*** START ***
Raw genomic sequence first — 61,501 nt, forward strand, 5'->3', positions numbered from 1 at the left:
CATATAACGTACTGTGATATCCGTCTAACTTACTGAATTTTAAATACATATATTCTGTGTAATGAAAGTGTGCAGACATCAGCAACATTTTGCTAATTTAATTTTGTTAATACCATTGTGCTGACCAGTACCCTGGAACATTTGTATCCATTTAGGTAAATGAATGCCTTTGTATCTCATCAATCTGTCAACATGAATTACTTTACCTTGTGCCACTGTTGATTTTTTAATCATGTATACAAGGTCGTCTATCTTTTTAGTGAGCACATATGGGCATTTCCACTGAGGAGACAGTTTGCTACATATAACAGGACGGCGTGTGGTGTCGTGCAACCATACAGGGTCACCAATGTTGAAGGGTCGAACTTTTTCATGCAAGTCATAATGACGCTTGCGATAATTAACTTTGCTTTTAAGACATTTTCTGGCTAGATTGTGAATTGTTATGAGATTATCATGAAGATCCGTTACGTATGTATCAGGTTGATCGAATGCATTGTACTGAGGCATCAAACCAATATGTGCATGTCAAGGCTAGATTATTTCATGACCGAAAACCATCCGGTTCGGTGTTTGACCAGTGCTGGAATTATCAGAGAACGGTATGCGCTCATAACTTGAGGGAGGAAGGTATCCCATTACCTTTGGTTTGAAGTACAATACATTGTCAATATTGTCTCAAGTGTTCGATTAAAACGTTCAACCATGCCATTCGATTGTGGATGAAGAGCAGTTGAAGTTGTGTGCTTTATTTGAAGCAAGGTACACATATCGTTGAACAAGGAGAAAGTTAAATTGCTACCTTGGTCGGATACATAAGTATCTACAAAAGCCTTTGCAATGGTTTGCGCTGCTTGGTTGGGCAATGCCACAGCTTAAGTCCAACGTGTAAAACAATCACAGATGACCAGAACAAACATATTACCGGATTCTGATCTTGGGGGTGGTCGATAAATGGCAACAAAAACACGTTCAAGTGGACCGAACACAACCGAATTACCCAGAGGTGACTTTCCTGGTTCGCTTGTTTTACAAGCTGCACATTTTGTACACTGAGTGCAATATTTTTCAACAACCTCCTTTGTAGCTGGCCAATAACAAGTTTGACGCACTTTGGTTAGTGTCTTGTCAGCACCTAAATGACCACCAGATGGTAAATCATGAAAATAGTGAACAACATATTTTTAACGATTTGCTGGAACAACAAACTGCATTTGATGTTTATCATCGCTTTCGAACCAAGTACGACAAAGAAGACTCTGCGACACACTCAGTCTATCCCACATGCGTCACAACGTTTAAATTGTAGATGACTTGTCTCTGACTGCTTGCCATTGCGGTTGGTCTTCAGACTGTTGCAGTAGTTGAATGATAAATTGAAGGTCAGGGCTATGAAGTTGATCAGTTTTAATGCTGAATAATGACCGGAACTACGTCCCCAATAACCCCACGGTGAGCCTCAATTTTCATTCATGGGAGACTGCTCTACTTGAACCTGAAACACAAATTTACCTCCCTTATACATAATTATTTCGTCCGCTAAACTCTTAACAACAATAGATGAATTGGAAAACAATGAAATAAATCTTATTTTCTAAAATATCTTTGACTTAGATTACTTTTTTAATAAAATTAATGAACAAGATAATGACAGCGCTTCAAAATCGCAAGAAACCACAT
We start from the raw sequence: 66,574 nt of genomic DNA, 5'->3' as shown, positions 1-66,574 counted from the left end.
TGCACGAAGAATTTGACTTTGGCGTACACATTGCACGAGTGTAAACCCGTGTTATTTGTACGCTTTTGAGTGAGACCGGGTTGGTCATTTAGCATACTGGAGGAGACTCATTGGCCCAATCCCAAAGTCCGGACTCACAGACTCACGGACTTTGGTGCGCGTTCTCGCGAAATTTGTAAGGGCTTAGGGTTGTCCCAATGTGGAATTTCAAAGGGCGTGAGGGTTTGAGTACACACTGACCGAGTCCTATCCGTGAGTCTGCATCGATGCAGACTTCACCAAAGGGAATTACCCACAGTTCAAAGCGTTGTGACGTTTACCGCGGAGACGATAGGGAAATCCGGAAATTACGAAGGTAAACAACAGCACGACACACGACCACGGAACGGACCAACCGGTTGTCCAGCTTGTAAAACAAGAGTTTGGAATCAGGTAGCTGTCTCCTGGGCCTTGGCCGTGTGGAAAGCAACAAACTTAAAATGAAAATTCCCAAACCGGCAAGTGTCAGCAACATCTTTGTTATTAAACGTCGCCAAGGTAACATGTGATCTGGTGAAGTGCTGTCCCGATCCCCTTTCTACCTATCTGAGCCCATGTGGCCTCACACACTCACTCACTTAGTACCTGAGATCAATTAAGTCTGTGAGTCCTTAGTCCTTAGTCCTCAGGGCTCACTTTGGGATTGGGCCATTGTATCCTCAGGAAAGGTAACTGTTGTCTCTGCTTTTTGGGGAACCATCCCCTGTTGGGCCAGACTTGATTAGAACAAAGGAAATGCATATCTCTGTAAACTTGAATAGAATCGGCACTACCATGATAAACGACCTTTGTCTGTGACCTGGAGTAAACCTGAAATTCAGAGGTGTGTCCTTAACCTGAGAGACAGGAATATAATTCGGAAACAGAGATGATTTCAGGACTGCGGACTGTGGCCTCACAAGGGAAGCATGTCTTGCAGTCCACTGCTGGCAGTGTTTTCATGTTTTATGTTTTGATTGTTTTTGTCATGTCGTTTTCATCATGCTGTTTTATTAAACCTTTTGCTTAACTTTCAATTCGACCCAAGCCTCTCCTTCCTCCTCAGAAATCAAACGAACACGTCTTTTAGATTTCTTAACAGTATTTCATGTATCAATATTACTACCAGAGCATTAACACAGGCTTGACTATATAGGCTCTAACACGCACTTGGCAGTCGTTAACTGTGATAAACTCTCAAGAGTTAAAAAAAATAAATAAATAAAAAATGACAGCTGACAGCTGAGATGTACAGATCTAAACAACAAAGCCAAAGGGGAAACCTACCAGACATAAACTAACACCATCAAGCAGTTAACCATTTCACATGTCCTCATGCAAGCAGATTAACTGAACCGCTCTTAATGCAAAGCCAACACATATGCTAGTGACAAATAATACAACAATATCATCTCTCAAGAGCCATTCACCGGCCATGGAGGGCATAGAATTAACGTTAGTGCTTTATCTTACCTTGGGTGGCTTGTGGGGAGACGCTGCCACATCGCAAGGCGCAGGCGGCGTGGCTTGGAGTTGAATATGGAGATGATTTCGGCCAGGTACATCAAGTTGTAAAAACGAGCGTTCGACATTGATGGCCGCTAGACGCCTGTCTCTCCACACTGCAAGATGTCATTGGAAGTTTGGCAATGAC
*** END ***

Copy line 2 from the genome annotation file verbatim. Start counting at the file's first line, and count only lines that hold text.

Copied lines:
CATATAACGTACTGTGATATCCGTCTAACTTACTGAATTTTAAATACATATATTCTGTGTAATGAAAGTGTGCAGACATCAGCAACATTTTGCTAATTTAATTTTGTTAATACCATTGTGCTGACCAGTACCCTGGAACATTTGTATCCATTTAGGTAAATGAATGCCTTTGTATCTCATCAATCTGTCAACATGAATTACTTTACCTTGTGCCACTGTTGATTTTTTAATCATGTATACAAGGTCGTCTATCTTTTTAGTGAGCACATATGGGCATTTCCACTGAGGAGACAGTTTGCTACATATAACAGGACGGCGTGTGGTGTCGTGCAACCATACAGGGTCACCAATGTTGAAGGGTCGAACTTTTTCATGCAAGTCATAATGACGCTTGCGATAATTAACTTTGCTTTTAAGACATTTTCTGGCTAGATTGTGAATTGTTATGAGATTATCATGAAGATCCGTTACGTATGTATCAGGTTGATCGAATGCATTGTACTGAGGCATCAAACCAATATGTGCATGTCAAGGCTAGATTATTTCATGACCGAAAACCATCCGGTTCGGTGTTTGACCAGTGCTGGAATTATCAGAGAACGGTATGCGCTCATAACTTGAGGGAGGAAGGTATCCCATTACCTTTGGTTTGAAGTACAATACATTGTCAATATTGTCTCAAGTGTTCGATTAAAACGTTCAACCATGCCATTCGATTGTGGATGAAGAGCAGTTGAAGTTGTGTGCTTTATTTGAAGCAAGGTACACATATCGTTGAACAAGGAGAAAGTTAAATTGCTACCTTGGTCGGATACATAAGTATCTACAAAAGCCTTTGCAATGGTTTGCGCTGCTTGGTTGGGCAATGCCACAGCTTAAGTCCAACGTGTAAAACAATCACAGATGACCAGAACAAACATATTACCGGATTCTGATCTTGGGGGTGGTCGATAAATGGCAACAAAAACACGTTCAAGTGGACCGAACACAACCGAATTACCCAGAGGTGACTTTCCTGGTTCGCTTGTTTTACAAGCTGCACATTTTGTACACTGAGTGCAATATTTTTCAACAACCTCCTTTGTAGCTGGCCAATAACAAGTTTGACGCACTTTGGTTAGTGTCTTGTCAGCACCTAAATGACCACCAGATGGTAAATCATGAAAATAGTGAACAACATATTTTTAACGATTTGCTGGAACAACAAACTGCATTTGATGTTTATCATCGCTTTCGAACCAAGTACGACAAAGAAGACTCTGCGACACACTCAGTCTATCCCACATGCGTCACAACGTTTAAATTGTAGATGACTTGTCTCTGACTGCTTGCCATTGCGGTTGGTCTTCAGACTGTTGCAGTAGTTGAATGATAAATTGAAGGTCAGGGCTATGAAGTTGATCAGTTTTAATGCTGAATAATGACCGGAACTACGTCCCCAATAACCCCACGGTGAGCCTCAATTTTCATTCATGGGAGACTGCTCTACTTGAACCTGAAACACAAATTTACCTCCCTTATACATAATTATTTCGTCCGCTAAACTCTTAACAACAATAGATGAATTGGAAAACAATGAAATAAATCTTATTTTCTAAAATATCTTTGACTTAGATTACTTTTTTAATAAAATTAATGAACAAGATAATGACAGCGCTTCAAAATCGCAAGAAACCACAT